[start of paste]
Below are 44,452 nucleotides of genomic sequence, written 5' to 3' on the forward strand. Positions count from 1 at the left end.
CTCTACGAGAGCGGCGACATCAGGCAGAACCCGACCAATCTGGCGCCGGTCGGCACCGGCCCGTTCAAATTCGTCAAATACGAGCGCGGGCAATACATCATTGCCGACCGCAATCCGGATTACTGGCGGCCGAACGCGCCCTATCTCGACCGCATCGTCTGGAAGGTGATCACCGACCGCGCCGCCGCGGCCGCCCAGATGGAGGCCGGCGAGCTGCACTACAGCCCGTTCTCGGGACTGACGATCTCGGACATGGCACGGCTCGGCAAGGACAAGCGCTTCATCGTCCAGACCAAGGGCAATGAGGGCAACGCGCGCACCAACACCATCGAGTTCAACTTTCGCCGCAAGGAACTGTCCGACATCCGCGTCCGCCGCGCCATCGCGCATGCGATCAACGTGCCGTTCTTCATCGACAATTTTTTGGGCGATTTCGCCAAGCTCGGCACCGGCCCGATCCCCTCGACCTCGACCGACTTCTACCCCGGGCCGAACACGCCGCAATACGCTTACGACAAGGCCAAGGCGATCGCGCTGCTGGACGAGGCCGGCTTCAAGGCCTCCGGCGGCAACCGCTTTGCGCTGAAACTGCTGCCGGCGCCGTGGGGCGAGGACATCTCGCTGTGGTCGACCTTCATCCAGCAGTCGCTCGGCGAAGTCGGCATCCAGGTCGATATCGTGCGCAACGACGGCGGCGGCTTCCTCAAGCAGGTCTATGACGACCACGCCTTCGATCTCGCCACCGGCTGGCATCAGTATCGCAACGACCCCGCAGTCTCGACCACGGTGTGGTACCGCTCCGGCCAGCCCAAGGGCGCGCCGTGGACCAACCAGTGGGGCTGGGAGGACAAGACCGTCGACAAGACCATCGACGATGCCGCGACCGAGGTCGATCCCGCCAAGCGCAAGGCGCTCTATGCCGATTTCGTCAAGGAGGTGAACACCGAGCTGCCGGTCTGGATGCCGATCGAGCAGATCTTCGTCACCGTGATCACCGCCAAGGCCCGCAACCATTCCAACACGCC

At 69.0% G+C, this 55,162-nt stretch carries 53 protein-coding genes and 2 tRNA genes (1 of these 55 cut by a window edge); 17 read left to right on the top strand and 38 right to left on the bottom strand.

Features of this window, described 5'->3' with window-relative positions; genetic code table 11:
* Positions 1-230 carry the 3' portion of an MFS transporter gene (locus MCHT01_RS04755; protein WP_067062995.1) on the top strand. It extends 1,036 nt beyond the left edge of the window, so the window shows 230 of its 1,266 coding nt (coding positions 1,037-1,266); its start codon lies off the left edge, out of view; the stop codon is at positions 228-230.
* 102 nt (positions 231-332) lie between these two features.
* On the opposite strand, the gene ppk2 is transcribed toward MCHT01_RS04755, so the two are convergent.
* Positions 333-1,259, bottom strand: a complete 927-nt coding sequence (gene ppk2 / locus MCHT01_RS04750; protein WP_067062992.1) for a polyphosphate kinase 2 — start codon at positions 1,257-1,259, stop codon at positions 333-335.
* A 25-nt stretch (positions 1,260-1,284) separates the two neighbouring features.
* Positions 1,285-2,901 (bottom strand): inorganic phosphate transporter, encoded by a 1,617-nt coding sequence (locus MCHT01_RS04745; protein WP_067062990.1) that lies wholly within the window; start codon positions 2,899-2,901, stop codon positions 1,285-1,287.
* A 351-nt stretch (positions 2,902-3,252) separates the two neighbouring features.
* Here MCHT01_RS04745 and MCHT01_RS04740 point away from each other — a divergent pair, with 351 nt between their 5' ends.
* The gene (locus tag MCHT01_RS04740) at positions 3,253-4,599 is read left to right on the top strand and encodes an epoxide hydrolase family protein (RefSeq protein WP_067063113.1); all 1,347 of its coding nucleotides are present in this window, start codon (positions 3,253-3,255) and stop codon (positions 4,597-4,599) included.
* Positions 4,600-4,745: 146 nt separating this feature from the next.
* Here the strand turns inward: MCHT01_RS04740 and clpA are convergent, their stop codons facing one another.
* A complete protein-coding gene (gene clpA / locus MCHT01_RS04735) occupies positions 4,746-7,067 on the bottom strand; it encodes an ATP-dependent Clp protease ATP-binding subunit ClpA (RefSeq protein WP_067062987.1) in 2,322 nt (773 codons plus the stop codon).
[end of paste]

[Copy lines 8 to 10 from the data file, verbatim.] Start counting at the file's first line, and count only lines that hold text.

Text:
* Positions 333-1,259, bottom strand: a complete 927-nt coding sequence (gene ppk2 / locus MCHT01_RS04750; protein WP_067062992.1) for a polyphosphate kinase 2 — start codon at positions 1,257-1,259, stop codon at positions 333-335.
* A 25-nt stretch (positions 1,260-1,284) separates the two neighbouring features.
* Positions 1,285-2,901 (bottom strand): inorganic phosphate transporter, encoded by a 1,617-nt coding sequence (locus MCHT01_RS04745; protein WP_067062990.1) that lies wholly within the window; start codon positions 2,899-2,901, stop codon positions 1,285-1,287.